Of course, if we'd set it out in great big advertisements for a year ahead of time, and get every church in the country, and, oh, and swear up and down we wouldn't come unless everybody would cooperate, we'd probably start off with eight, ten thousand people or more, fifteen. But I—I can't do mine that way. I just… I have to do just as He tells me. And if He says, "Go down here," there's four or five down here, I just as soon go. I'd rather go to four or five knowing He sent me there, than to go to a hundred thousand knowing that He didn't send me there. See? See? I… My congregations and so forth is not as—as strong or as many as many of the brothers, or who are on the field today. But I don't have—I don't have the advertisements out like the rest of the brothers do. Another thing, I don't have the cooperation as other brothers do, and—because I'm interdenominational; and I have no church to back me up, just the friends of Jesus Christ is all I have. That's all. That's all I want.
- Branham, 54-0306 - The Unconditional Covenant That God Made With His People

Now, oh, sure, we have great get-togethers, "meetings," we call it, worldlied revivals, and so forth, all full of tinsel, sure, great big things, and great advertisement, "The man with the message of the hour, and So-and-so and So-and-so." We have all of that, but where is God?
Branham, 63-1201E - Just Once More, Lord

But this use of former Congressman Upshaw to promote his campaign raises several new questions for the minds of the programmed cult members:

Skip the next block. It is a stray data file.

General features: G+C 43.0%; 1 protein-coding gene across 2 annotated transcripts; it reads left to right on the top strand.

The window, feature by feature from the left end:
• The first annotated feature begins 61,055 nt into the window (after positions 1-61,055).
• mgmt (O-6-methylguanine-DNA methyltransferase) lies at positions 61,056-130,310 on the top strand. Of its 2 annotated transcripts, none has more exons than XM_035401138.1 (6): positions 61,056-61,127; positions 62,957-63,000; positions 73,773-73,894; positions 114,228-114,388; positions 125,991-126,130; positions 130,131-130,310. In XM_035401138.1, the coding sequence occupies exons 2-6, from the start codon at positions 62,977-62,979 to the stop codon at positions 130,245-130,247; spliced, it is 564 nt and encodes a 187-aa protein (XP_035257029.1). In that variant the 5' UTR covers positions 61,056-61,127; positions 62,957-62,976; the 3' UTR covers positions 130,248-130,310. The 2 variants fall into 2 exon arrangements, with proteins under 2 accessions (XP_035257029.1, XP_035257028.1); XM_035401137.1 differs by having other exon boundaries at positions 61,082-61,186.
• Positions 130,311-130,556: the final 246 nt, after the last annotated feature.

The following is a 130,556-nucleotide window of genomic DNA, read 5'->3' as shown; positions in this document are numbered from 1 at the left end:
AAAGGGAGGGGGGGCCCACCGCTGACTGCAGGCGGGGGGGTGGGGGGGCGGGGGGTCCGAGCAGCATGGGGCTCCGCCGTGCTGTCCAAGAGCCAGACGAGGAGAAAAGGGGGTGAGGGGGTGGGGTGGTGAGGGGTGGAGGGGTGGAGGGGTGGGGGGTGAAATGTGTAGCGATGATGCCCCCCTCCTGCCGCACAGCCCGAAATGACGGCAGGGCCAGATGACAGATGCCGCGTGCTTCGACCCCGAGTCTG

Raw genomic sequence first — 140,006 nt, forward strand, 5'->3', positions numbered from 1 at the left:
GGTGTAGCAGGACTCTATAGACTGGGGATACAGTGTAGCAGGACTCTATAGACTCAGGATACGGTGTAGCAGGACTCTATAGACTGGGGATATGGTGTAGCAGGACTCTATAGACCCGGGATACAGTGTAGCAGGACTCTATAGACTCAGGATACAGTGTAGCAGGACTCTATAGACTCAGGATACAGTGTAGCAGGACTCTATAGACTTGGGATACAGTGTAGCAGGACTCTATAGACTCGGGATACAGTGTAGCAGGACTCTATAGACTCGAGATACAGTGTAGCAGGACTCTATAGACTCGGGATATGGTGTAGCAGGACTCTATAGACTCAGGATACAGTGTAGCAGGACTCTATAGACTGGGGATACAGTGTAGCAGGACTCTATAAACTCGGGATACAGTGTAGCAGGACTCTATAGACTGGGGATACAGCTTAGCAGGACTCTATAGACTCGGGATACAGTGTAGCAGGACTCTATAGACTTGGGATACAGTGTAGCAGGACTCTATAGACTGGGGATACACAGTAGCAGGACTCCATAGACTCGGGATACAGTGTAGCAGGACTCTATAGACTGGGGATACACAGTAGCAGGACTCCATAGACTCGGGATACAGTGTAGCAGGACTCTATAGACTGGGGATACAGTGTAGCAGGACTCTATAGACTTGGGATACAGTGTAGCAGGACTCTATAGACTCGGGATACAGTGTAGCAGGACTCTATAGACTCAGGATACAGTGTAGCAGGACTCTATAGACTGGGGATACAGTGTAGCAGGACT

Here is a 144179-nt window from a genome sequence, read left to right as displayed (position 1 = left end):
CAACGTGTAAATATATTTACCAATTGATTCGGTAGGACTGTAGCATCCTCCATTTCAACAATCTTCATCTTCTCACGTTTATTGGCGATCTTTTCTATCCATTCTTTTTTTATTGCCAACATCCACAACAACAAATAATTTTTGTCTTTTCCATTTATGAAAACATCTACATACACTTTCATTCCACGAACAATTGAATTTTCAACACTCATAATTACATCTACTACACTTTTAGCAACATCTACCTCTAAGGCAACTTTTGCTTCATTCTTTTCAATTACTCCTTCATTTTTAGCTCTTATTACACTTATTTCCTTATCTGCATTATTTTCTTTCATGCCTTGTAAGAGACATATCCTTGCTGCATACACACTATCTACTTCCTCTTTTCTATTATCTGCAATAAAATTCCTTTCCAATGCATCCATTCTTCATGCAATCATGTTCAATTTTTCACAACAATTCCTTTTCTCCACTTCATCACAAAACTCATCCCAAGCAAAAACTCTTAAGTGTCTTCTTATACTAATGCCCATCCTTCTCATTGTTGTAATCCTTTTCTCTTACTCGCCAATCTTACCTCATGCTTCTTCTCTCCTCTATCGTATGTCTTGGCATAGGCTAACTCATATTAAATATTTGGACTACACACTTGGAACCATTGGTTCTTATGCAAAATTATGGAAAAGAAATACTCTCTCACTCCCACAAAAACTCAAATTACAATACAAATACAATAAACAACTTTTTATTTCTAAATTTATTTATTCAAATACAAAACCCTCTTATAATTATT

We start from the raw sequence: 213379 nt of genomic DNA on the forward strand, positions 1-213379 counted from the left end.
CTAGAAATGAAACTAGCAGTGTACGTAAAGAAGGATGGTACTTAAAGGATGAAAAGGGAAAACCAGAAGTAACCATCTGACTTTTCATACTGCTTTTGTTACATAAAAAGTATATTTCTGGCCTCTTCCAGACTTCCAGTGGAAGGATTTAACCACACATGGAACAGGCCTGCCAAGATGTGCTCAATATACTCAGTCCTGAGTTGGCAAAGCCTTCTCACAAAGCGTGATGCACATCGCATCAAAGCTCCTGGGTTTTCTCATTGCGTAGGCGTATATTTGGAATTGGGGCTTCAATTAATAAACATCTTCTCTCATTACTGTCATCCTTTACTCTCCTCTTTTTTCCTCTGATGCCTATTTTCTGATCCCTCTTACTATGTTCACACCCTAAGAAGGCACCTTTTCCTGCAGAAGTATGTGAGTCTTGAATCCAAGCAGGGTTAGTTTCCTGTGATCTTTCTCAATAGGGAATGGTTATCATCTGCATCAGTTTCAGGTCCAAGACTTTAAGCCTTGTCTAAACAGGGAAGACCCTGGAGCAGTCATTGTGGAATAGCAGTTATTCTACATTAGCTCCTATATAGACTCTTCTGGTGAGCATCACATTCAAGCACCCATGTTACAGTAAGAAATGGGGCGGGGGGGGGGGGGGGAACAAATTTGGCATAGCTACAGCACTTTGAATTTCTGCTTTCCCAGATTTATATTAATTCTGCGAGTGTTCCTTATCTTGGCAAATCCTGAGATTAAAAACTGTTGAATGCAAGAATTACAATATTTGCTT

Why does the article describe William D. Upshaw crippled to crutches rather than crippled to a wheelchair? Did Upshaw appear further crippled to deceive the audience?

Why did Upshaw need the wheelchair if he was healing as early as 1915?

Why did Upshaw need the crutches if he was running as early as 1936?

Why did William Branham need deceptive testimony to gather large crowds if his "gift of healing" was "real?" Does this mean that his other "healings" were also staged?

Where did he get the large tent? Why, years later, did he "prophesy" that he'd be given a tent for another healing revival (which he did not have until the day of his death)? Did God not know that Branham had such easy access to tents?

... and why were ministers of recent past collecting donations for a large tent for a minister who had been deceased for nearly fifty years?

Our page on Congressman Upshaw has been updated!

Also, our page on campaign advertisements has been updated!

More information on the connection between William Branham and Roy E. Davis can be found in "Stone Mountain to Dallas - The Untold Story of Roy E. Davis":